A total of ten individuals, including a retired NBA star, college basketball coaches, and a senior executive of Adidas, have been arrested and are now facing fraud charges in what is perhaps the biggest corruption scandal in NCAA history.
The Federal Bureau of Investigation has filed charges of fraud against the ten individuals after prosecutors have uncovered two alleged pay-for-play schemes in college basketball. The first scheme involved assistant coaches getting paid to help influence college basketball players to get the services of certain financial advisers and sports apparel manufacturers. The other related scheme involves bribing basketball players to play for a school sponsored by Adidas.
Chuck Person, a 14-year NBA veteran, leads four current NCAA basketball coaches included in the list of suspects charged with fraud. Person, who starred for the Indiana Pacers, San Antonio Spurs, and three other NBA teams before retiring in 2000, has been suspended without pay by Auburn University, where he serves as the associate head coach of the basketball team.
Also facing fraud are assistant coaches Anthony Bland of the University of Southern California, who played for the Syracuse Orangemen, Lamont Evans of Oklahoma State University, and Emanuel “Brock” Richardson of the University of Arizona.
Others named in the fraud complaint are Christian Dawkins, Munish Sood, Jonathan Brad, Merl Code Jr., Rashan Michel, and James Gatto.
Dawkins is a former NBA agent for ASM Sports who was once fired for the unauthorized use of a certain NBA player’s credit card. Dawkins racked up $42,000 in charges via Uber rides. Sood is the chief executive of Princeton Advisory Group, a financial advisory company.
Brad is an AAU director and president of The League Initiative while Code is a former player for the Clemson Tigers. Clemson is not involved in the investigation.
Michel, a former NBA referee, was also charged with fraud. Person allegedly used his influence to steer his players to buy from Michel’s Thompson BeSpoke Clothing, a made-to-order clothing company in Atlanta popular among NBA and NFL players.
James Gatto, who is the director for global sports marketing for basketball at Adidas, was named as defendant in a separate complaint. Gatto is accused of bribing the families of high school players to play for a couple of schools sponsored by Adidas.
The University of Louisville was mentioned to be part of the investigation but no charges have been filed against individuals connected with the school. According to reports, an elite basketball prospect allegedly received $100,000 from an Adidas executive to join Louisville. Investigations showed that “Player-10” committed “almost immediately after the illicit bribe scheme.”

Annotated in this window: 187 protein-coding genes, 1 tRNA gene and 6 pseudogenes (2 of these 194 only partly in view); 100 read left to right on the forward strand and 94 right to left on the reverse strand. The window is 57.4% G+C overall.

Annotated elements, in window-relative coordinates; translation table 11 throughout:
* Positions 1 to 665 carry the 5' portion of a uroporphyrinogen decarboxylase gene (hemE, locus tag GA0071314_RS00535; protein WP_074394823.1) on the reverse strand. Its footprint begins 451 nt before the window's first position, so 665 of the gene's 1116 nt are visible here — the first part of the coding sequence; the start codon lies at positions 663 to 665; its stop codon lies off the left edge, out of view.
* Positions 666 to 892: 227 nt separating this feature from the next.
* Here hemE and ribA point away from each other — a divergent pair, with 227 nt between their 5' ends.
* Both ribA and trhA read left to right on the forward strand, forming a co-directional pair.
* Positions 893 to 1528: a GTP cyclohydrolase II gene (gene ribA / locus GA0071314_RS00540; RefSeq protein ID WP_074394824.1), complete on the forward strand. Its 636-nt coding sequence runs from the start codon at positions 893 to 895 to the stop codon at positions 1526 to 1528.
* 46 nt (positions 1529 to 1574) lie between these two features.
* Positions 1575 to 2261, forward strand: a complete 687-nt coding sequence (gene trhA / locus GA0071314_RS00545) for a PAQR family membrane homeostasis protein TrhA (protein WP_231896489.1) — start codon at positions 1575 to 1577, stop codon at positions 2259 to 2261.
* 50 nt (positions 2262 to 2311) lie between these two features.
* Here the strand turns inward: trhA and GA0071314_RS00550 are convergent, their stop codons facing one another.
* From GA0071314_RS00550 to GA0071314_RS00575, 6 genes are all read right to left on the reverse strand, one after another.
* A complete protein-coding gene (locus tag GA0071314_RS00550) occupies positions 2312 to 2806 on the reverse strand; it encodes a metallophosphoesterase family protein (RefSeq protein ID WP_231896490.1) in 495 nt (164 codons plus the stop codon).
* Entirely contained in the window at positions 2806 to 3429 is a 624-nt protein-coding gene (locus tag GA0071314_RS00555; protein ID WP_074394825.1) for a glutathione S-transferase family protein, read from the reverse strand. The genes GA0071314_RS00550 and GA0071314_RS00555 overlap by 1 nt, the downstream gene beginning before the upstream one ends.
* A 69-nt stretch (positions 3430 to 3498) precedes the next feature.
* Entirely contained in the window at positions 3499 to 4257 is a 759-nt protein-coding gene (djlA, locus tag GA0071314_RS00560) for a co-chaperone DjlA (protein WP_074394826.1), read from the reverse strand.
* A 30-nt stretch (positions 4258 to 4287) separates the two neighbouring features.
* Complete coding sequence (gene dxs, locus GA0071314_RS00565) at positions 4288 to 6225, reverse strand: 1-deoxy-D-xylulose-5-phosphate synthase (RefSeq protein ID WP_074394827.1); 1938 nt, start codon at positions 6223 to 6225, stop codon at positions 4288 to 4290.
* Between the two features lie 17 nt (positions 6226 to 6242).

Andrew Das, of The New York Times, said via Twitter that the “Player-10” in question could be All-American forward Brian Bowen who committed in June. A written statement by Cardinals head coach Rick Pitino says he was shocked with the allegations against his school.
The other school with Adidas sponsorship is supposedly in Florida. According to court documents, the school has 16,000 students and 15 varsity sports.
The money supposedly flowed through the families of the student-athletes, the coaches, and other individuals who have vested interest or stand to gain monetary rewards and compensation connected with basketball. In other words, the schemes would determine where basketball prospects will play, who will be their agent or financial manager, and which brand of apparel they would wear.
The arrests were announced on September 26 by Joon H. Kim, the acting U.S. Attorney for the Southern District of New York. The FBI began probing the “dark underbelly of college basketball” in 2015. A former financial adviser agreed to help in the investigation by wearing a wire.
The FBI also raided the office of ASM Sports, a popular agency owned by Andy Miller, which has 30 current NBA clients including Kristaps Porzingis, Kyle Lowry, and Serge Ibaka. ASM Sports, however, was not included in the criminal complaints.
According to Yahoo! Sports, Adidas sent an email saying the company was “unaware of any misconduct and would fully cooperate with authorities to understand more.”
Some individuals were not surprised with the fraud charges. Jay Williams, an ESPN host and former NBA player who starred for Duke University, posted a video detailing how corruption has been part of the NCAA culture for some time now.
[Featured Image by Bebeto Matthews/AP Images]